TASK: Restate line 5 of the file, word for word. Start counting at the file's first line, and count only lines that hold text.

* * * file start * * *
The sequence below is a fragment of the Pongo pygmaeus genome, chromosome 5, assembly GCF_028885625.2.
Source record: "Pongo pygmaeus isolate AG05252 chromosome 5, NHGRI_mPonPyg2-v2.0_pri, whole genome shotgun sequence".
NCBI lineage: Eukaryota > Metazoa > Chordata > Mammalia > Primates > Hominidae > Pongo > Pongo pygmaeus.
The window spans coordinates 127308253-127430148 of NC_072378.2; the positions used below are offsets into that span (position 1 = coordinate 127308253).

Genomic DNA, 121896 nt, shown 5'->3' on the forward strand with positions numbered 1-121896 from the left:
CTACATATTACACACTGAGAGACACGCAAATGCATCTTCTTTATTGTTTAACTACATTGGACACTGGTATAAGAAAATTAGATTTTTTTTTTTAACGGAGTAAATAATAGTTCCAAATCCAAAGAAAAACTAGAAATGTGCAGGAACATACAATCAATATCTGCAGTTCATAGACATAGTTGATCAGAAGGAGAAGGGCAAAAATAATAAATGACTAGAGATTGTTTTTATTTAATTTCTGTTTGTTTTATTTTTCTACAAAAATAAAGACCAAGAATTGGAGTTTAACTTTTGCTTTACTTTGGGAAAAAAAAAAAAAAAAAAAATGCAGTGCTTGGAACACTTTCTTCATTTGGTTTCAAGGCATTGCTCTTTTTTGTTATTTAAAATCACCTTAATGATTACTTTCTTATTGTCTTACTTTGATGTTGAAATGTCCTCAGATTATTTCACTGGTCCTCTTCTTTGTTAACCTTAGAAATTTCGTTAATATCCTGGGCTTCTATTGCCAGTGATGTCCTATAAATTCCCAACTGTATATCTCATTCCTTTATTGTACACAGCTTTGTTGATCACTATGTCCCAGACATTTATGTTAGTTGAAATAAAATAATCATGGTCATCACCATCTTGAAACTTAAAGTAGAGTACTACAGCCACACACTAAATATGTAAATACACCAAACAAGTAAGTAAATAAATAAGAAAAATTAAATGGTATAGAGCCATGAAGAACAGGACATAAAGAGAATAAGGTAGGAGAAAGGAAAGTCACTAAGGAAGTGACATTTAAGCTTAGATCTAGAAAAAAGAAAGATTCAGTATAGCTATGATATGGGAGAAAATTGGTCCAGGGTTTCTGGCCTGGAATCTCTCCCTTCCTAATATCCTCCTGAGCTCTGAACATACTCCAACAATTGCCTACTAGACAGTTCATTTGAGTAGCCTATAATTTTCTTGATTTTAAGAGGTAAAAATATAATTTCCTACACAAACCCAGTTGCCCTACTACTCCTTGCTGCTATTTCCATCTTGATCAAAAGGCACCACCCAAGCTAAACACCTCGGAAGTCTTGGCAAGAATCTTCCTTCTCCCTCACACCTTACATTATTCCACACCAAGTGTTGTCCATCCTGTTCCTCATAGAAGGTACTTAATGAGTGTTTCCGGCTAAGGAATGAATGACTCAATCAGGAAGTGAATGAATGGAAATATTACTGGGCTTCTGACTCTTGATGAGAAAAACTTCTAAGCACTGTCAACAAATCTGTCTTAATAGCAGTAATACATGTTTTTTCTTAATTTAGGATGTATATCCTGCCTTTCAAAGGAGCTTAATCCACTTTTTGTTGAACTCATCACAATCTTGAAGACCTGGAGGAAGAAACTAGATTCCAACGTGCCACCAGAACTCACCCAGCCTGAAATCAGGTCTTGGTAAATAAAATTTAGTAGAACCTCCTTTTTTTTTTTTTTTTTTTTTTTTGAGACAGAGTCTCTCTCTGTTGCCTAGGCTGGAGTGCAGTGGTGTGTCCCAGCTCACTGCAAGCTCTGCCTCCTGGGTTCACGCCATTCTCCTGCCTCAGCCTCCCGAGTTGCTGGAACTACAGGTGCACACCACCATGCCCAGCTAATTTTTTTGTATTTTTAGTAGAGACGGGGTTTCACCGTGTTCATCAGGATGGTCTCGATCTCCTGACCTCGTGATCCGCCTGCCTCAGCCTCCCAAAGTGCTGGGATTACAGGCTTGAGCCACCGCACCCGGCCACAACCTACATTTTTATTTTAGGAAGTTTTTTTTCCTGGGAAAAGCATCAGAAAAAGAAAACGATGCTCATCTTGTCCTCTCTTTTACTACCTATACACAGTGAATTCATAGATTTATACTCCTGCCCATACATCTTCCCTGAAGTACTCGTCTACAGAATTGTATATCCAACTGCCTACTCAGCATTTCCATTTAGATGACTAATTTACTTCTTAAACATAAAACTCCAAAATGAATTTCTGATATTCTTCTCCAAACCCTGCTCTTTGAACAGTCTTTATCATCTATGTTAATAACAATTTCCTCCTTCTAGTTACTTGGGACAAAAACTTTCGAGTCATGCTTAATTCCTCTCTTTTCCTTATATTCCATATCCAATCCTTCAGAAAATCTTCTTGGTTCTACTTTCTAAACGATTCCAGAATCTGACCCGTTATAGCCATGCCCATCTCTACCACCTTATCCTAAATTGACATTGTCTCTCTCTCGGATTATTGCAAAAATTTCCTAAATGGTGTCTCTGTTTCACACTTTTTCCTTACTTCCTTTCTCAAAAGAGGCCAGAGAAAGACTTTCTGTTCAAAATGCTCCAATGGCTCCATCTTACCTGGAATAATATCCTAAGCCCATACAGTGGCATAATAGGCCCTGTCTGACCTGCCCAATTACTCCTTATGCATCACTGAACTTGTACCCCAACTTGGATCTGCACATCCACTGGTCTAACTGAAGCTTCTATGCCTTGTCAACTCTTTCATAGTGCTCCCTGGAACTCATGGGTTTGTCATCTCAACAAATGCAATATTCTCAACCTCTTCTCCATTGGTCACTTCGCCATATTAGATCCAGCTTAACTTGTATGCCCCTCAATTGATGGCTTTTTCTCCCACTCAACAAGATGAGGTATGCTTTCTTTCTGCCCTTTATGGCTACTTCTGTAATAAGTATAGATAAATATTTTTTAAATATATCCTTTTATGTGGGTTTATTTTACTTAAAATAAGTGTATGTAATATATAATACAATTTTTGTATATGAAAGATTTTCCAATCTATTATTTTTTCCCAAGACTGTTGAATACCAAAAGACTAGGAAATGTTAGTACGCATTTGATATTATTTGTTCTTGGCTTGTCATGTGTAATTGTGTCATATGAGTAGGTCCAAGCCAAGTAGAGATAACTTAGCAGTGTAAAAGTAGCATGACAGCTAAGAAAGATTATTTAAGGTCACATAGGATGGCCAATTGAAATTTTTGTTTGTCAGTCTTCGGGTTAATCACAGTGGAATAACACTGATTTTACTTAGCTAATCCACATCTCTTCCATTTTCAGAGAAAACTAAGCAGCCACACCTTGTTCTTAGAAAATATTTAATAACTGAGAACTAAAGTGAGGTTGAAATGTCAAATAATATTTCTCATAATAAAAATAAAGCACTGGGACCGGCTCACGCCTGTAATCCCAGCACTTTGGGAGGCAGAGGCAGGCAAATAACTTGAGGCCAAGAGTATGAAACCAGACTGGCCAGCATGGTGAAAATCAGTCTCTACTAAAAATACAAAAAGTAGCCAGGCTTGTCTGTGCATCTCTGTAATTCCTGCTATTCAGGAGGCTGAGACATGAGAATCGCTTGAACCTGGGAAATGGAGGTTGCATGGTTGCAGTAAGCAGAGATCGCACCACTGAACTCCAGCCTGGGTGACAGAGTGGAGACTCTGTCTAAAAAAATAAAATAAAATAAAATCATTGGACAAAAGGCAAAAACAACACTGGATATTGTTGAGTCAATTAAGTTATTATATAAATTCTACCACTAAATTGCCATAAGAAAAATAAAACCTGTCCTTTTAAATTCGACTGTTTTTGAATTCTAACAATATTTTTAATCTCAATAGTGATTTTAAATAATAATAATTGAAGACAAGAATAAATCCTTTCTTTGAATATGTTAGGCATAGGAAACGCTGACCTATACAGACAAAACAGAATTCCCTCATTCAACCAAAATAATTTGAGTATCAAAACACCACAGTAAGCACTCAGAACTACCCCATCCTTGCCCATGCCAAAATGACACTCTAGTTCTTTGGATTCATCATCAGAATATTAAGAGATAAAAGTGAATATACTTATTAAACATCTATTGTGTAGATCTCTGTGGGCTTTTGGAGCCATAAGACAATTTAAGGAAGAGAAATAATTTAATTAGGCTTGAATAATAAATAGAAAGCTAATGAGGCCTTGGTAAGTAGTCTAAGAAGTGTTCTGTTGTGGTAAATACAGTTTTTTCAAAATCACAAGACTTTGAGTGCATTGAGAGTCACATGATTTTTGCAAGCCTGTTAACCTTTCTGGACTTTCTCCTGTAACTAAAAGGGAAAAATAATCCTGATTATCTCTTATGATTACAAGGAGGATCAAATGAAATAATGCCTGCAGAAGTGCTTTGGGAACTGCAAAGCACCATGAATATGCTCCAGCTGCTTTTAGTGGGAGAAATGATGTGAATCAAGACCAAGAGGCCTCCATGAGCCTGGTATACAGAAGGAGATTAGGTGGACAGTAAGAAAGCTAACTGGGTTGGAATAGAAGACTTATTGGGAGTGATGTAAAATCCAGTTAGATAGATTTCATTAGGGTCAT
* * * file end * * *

Genomic DNA, 121896 nt, shown 5'->3' on the forward strand with positions numbered 1-121896 from the left: